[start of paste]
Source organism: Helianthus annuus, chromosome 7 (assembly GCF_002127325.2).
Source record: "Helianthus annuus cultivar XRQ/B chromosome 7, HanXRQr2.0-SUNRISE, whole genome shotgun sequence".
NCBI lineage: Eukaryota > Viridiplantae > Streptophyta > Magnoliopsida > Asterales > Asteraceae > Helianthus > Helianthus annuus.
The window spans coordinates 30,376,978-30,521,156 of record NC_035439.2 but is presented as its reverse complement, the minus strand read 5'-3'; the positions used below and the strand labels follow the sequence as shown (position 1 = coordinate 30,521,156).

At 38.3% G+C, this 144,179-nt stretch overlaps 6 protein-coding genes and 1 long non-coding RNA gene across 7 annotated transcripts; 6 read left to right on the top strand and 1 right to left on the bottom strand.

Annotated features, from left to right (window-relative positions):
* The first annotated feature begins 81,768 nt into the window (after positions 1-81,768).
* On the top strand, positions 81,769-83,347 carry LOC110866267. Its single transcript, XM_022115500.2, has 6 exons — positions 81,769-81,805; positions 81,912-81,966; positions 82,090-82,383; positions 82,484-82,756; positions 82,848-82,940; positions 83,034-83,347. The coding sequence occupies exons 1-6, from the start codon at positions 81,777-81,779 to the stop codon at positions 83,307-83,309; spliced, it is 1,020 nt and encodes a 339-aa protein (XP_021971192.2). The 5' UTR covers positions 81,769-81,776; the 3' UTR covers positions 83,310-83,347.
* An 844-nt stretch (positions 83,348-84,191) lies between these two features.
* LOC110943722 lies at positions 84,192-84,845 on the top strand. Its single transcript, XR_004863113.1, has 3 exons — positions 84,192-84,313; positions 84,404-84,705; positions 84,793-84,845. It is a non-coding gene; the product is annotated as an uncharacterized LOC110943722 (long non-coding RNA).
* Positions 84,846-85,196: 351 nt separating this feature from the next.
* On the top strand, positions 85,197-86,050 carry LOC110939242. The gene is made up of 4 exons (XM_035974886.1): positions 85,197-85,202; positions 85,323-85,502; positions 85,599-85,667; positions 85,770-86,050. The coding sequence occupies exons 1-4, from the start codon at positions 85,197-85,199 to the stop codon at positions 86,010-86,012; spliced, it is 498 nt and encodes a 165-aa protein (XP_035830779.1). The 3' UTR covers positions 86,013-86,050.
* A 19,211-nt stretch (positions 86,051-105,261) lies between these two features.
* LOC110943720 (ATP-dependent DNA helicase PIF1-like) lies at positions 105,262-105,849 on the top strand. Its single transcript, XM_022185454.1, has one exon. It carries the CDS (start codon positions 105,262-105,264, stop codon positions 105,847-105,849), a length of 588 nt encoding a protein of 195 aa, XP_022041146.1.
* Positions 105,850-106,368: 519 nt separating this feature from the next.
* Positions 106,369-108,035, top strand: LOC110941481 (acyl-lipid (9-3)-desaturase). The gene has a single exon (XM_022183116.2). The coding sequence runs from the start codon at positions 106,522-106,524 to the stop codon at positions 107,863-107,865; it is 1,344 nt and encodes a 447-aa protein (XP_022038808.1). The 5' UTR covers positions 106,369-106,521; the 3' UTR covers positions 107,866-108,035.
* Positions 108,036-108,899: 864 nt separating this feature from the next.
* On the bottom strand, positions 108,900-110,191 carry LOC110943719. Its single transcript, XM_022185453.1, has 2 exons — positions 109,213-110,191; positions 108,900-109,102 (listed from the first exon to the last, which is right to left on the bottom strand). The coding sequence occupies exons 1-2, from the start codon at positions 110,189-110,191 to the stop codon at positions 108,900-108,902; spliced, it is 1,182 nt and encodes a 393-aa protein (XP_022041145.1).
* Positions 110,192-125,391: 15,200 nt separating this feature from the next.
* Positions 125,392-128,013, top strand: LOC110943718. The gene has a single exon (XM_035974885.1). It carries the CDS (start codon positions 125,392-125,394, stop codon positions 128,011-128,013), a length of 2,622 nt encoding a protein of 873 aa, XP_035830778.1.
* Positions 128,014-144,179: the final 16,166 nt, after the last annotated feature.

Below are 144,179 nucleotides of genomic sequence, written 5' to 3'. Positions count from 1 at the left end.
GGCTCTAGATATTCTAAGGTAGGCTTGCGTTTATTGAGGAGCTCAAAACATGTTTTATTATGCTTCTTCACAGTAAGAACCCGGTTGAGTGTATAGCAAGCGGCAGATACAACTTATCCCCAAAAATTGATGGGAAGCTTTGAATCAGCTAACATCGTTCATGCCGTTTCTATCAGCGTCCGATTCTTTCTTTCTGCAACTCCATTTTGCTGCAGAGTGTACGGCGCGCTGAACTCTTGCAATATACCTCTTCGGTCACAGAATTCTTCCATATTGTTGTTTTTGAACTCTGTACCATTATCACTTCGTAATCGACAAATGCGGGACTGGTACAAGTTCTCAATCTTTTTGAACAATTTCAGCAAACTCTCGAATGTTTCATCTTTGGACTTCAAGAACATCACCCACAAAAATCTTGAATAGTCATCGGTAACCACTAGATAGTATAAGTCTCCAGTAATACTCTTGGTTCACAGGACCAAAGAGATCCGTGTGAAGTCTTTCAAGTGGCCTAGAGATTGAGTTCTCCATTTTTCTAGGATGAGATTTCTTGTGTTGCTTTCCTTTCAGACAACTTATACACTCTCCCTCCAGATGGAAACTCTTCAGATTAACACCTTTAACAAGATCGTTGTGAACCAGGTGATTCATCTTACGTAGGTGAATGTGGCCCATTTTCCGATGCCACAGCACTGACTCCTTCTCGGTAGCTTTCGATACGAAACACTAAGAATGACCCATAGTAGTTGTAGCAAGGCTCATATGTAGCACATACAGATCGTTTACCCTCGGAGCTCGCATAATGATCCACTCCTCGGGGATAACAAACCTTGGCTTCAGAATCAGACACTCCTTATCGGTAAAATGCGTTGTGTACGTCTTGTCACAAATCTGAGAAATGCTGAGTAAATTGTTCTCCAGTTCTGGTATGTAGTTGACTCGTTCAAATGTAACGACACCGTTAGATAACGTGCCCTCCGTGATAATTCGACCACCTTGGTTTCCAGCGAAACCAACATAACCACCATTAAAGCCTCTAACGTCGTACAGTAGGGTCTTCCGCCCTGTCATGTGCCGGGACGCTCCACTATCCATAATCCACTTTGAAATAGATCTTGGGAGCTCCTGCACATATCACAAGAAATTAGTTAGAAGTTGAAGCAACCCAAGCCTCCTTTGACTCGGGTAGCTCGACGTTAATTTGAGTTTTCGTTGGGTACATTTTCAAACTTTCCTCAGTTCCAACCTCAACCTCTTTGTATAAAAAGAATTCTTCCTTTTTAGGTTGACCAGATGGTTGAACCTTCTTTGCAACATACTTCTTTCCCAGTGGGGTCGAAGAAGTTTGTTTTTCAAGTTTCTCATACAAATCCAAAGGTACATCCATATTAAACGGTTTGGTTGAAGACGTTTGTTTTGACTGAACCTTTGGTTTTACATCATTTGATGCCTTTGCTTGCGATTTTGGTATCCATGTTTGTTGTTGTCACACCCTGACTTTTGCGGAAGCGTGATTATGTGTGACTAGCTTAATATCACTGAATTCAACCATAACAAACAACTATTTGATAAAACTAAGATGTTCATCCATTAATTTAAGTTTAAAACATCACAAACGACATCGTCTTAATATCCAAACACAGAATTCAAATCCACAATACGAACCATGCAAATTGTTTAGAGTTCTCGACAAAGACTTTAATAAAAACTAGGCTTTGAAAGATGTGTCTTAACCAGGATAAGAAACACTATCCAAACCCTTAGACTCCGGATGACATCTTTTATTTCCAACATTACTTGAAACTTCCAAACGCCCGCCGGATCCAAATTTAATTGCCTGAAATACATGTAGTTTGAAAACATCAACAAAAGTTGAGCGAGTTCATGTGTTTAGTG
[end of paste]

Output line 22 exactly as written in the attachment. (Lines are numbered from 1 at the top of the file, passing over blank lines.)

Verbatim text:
Below are 144,179 nucleotides of genomic sequence, written 5' to 3'. Positions count from 1 at the left end.